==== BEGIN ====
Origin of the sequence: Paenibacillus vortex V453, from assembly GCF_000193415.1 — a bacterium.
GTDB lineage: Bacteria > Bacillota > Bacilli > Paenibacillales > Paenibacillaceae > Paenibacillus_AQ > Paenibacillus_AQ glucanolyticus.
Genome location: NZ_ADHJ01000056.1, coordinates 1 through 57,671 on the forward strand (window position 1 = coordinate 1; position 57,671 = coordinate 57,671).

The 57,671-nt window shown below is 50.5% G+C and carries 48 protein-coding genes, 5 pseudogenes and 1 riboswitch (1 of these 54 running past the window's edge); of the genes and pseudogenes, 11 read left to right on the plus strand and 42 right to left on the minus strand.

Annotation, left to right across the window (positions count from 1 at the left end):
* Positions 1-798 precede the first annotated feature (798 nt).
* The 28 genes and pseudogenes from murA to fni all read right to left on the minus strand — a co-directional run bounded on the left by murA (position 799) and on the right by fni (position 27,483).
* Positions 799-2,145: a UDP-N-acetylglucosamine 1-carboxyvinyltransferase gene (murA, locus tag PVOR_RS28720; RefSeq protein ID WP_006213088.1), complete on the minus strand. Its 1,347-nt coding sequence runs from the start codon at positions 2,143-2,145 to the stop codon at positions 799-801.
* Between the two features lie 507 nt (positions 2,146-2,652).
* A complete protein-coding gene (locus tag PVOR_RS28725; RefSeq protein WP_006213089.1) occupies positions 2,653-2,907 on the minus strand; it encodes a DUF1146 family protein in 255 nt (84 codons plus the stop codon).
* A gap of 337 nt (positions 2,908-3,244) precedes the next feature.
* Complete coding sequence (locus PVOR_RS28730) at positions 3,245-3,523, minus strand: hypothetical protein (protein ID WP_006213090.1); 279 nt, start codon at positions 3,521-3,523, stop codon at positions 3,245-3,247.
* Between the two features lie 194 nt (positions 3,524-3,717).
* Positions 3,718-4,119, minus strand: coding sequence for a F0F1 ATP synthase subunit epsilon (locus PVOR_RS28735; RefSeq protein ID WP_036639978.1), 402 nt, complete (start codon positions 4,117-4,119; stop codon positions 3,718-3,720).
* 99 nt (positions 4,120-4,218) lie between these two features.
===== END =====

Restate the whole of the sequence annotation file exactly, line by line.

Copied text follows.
Origin of the sequence: Paenibacillus vortex V453, from assembly GCF_000193415.1 — a bacterium.
GTDB lineage: Bacteria > Bacillota > Bacilli > Paenibacillales > Paenibacillaceae > Paenibacillus_AQ > Paenibacillus_AQ glucanolyticus.
Genome location: NZ_ADHJ01000056.1, coordinates 1 through 57,671 on the forward strand (window position 1 = coordinate 1; position 57,671 = coordinate 57,671).

The 57,671-nt window shown below is 50.5% G+C and carries 48 protein-coding genes, 5 pseudogenes and 1 riboswitch (1 of these 54 running past the window's edge); of the genes and pseudogenes, 11 read left to right on the plus strand and 42 right to left on the minus strand.

Annotation, left to right across the window (positions count from 1 at the left end):
* Positions 1-798 precede the first annotated feature (798 nt).
* The 28 genes and pseudogenes from murA to fni all read right to left on the minus strand — a co-directional run bounded on the left by murA (position 799) and on the right by fni (position 27,483).
* Positions 799-2,145: a UDP-N-acetylglucosamine 1-carboxyvinyltransferase gene (murA, locus tag PVOR_RS28720; RefSeq protein ID WP_006213088.1), complete on the minus strand. Its 1,347-nt coding sequence runs from the start codon at positions 2,143-2,145 to the stop codon at positions 799-801.
* Between the two features lie 507 nt (positions 2,146-2,652).
* A complete protein-coding gene (locus tag PVOR_RS28725; RefSeq protein WP_006213089.1) occupies positions 2,653-2,907 on the minus strand; it encodes a DUF1146 family protein in 255 nt (84 codons plus the stop codon).
* A gap of 337 nt (positions 2,908-3,244) precedes the next feature.
* Complete coding sequence (locus PVOR_RS28730) at positions 3,245-3,523, minus strand: hypothetical protein (protein ID WP_006213090.1); 279 nt, start codon at positions 3,521-3,523, stop codon at positions 3,245-3,247.
* Between the two features lie 194 nt (positions 3,524-3,717).
* Positions 3,718-4,119, minus strand: coding sequence for a F0F1 ATP synthase subunit epsilon (locus PVOR_RS28735; RefSeq protein ID WP_036639978.1), 402 nt, complete (start codon positions 4,117-4,119; stop codon positions 3,718-3,720).
* 99 nt (positions 4,120-4,218) lie between these two features.